internet development, had developed object-oriented global systems

for Morgan Stanley and had also worked at the Copeland Companies.

The company offers large financial firms an "efficient and

adaptable"

technology to service retirement plans for small to mid-sized

companies

— online 401(k)s, 403(b)s, and 457s. "Traditional

services,"

says Winthrop Cody, the founder, "have high administrative fees

and find it difficult to adequately serve smaller companies. The

Internet

allows us to focus on good service at a reasonable cost."

Ken Clark International, 2000 Lenox Drive, Suite

200, Lawrenceville 08648. Kenneth Clark, president, CEO. 609-308-5200;

fax, 609-308-5255. Home page: www.kenclark.com.

Ken Clark moved his executive search business from 9300 square feet

at Independence Way to 17,000 feet on Lenox Drive and this

headquarters

now houses 35 employees. The company has offices in Singapore, Paris,

London, Dusseldorf, and Newport Beach, and it is opening offices in

Switzerland and Japan. It does high-level retained executive searches

for the healthcare, scientific, consumer, and industrial products

and services industries.

Top Of Page
Crosstown Move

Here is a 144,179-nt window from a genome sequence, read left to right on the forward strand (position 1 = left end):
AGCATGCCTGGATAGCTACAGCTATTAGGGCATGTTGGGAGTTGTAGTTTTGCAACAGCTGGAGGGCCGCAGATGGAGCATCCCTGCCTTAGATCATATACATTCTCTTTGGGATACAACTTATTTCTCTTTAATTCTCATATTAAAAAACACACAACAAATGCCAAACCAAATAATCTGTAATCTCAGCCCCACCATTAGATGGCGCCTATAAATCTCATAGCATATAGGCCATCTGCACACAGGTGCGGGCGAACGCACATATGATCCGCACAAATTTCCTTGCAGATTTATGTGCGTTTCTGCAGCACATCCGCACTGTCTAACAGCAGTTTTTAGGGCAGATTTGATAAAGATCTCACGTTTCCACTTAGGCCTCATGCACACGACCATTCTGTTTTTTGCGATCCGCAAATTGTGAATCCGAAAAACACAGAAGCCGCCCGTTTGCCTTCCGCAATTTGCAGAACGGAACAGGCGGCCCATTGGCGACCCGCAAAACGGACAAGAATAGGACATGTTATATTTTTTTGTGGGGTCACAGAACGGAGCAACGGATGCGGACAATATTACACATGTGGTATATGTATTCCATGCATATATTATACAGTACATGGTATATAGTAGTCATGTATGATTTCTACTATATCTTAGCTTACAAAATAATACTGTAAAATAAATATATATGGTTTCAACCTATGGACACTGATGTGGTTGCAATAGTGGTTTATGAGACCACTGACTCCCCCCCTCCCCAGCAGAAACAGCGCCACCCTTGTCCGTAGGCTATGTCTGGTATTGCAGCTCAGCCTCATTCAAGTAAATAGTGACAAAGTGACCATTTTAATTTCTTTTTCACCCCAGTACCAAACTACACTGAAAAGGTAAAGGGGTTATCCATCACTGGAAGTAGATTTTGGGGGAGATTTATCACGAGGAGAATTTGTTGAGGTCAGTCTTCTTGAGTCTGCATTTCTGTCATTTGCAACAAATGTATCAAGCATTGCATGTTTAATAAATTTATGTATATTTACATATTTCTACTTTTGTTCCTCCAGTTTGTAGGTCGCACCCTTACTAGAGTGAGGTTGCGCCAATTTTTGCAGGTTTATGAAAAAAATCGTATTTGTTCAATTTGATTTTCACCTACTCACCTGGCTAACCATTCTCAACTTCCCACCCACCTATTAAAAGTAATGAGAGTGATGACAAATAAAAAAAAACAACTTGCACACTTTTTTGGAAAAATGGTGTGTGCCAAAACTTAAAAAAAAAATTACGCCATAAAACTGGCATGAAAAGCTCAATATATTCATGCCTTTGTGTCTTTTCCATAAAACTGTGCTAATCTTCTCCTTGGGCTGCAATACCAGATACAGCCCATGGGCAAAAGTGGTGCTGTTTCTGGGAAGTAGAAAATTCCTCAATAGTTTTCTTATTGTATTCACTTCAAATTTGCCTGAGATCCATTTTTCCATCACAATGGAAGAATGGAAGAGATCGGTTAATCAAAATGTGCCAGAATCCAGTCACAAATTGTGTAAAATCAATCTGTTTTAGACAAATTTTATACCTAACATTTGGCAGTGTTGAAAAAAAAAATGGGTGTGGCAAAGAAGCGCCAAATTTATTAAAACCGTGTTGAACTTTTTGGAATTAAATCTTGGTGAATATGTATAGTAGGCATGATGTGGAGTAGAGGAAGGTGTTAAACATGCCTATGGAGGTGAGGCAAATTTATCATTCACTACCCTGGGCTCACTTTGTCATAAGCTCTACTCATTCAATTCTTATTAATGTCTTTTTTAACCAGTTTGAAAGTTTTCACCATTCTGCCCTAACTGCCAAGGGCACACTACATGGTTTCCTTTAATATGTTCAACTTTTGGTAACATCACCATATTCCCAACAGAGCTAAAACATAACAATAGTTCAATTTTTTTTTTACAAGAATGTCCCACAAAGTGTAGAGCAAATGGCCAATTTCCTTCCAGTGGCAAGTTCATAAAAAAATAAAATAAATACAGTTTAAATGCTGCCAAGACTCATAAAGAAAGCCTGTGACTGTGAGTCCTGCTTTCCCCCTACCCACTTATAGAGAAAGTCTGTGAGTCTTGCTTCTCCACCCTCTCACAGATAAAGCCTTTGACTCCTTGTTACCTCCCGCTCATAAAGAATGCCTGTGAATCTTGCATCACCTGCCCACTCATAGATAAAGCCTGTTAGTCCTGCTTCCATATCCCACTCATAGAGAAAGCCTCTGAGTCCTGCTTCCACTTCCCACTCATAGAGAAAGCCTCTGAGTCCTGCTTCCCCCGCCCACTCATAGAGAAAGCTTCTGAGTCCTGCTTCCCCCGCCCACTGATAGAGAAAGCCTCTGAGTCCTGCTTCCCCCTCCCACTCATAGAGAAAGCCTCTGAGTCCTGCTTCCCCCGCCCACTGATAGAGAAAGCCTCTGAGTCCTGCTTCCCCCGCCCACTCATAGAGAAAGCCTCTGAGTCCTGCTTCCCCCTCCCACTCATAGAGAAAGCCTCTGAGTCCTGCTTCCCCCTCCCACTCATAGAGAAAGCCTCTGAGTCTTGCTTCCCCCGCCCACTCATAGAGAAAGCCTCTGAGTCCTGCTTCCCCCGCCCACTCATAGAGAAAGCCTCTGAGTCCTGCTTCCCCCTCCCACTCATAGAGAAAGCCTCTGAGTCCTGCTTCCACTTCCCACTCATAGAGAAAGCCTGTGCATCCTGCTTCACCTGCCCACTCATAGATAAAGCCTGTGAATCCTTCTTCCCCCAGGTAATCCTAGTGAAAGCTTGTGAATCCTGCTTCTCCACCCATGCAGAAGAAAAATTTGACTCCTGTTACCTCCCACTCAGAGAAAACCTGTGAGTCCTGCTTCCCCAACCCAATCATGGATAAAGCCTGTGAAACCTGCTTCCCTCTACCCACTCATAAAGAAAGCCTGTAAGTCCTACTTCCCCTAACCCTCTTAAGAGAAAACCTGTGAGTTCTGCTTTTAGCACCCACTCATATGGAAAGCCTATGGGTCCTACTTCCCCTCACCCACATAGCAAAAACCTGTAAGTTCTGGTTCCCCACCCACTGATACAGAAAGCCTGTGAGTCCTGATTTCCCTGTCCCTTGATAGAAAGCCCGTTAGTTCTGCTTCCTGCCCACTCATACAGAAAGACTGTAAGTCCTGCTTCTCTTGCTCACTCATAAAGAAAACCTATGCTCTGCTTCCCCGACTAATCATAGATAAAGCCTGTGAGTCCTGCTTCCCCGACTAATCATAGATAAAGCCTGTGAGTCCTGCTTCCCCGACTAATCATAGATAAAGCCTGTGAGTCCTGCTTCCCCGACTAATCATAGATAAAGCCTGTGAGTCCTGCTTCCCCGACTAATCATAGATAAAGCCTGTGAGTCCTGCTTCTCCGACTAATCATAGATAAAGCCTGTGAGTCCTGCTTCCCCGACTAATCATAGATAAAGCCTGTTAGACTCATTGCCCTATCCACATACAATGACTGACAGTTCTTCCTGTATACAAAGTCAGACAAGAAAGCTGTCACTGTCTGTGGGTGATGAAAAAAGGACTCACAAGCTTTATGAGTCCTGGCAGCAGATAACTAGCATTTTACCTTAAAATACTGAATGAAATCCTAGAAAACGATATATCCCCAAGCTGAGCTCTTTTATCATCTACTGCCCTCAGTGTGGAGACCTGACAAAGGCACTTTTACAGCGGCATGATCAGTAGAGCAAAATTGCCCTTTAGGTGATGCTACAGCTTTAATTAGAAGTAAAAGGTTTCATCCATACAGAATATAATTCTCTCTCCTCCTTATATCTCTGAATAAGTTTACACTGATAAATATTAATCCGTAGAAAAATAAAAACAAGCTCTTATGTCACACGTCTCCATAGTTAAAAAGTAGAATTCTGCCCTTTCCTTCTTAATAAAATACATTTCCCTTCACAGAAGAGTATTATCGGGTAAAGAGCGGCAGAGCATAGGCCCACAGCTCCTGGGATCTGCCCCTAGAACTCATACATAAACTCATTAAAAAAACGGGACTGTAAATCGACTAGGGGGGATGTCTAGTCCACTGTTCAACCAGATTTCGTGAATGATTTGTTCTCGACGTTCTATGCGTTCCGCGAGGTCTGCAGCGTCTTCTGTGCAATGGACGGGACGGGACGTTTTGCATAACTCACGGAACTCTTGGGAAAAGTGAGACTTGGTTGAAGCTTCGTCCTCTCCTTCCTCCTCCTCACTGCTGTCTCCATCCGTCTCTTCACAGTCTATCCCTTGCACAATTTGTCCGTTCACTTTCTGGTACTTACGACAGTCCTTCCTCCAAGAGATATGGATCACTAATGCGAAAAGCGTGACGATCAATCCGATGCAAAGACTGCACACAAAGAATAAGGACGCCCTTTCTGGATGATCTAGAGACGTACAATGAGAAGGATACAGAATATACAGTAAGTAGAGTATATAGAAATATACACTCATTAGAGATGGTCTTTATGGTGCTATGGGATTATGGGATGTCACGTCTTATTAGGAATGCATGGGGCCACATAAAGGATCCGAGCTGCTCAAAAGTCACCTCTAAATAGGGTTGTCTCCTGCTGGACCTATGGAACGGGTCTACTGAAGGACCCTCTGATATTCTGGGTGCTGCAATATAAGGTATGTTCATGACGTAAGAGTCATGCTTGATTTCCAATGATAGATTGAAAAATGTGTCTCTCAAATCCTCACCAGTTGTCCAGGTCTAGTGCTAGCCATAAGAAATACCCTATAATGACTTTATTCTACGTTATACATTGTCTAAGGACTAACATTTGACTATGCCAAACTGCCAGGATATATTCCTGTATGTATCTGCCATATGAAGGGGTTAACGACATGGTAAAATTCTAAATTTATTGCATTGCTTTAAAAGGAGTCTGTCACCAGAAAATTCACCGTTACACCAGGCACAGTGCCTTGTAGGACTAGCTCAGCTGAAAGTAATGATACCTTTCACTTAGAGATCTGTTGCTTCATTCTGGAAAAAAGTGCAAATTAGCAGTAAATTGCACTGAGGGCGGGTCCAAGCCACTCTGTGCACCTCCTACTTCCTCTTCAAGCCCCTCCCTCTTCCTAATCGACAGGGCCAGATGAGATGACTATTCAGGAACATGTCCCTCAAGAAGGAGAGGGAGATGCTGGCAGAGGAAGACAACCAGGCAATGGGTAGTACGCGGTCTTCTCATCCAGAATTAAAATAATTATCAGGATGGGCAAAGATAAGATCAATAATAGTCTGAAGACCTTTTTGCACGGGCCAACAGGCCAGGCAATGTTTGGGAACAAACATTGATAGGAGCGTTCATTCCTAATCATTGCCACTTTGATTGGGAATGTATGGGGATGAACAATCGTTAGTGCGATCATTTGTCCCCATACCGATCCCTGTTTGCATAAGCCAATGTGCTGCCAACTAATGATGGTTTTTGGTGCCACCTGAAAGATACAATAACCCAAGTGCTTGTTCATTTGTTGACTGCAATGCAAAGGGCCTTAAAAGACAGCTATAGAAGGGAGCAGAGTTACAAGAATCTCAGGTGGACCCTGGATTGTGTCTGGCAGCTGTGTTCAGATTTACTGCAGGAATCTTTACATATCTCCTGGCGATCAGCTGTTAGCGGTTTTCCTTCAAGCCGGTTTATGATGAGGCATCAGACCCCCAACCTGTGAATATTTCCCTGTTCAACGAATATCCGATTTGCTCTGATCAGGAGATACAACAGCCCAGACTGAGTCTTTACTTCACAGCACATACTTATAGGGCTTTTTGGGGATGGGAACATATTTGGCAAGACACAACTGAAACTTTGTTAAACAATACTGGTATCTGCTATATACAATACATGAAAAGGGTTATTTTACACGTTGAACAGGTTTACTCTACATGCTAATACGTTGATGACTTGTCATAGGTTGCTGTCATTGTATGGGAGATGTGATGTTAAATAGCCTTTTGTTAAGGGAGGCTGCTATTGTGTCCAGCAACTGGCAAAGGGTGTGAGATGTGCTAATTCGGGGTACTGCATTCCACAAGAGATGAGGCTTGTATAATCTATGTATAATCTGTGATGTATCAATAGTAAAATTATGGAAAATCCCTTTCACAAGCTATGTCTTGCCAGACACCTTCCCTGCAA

New Jersey State Association of Chiefs of Police,

830 Bear Tavern Road, Suite 105, West Trenton 08628. Mitchell C.

Sklar,

executive director. 609-637-9300; fax, 609-937-9337.

The state police association will move from 777 Alexander Road on

January 1. The new address, phone, and fax, are as listed.

Top Of Page
Name Change

Nextera Enterprises (Sibson & Company), 600

Alexander

Park, Suite 208, Princeton 08540. Donald Gallo, principal.

609-520-2700;

fax, 609-520-0369. Home page: www.sibson.com.

Sibson & Company expanded last summer from the Carnegie Center to

24,000 square feet at Alexander Park, and now changes its name to

Nextera Enterprises, its owner as of two years ago. Nextera also has

Lexecon and Nextera Interactive as separate business units.

"Collaboration

among these groups has led to a diverse team of consultants with

services

that are particularly attuned to these times of great change,"

says Janet Dow, market relations manager. "We are approaching

the marketplace as a unified company with more than 600 consultants

who have deep and functional expertise in human capital and technology

solutions."

Corrections or additions?


This page is published by PrincetonInfo.com

— the web site for U.S. 1 Newspaper in Princeton, New Jersey.

Facebook Comments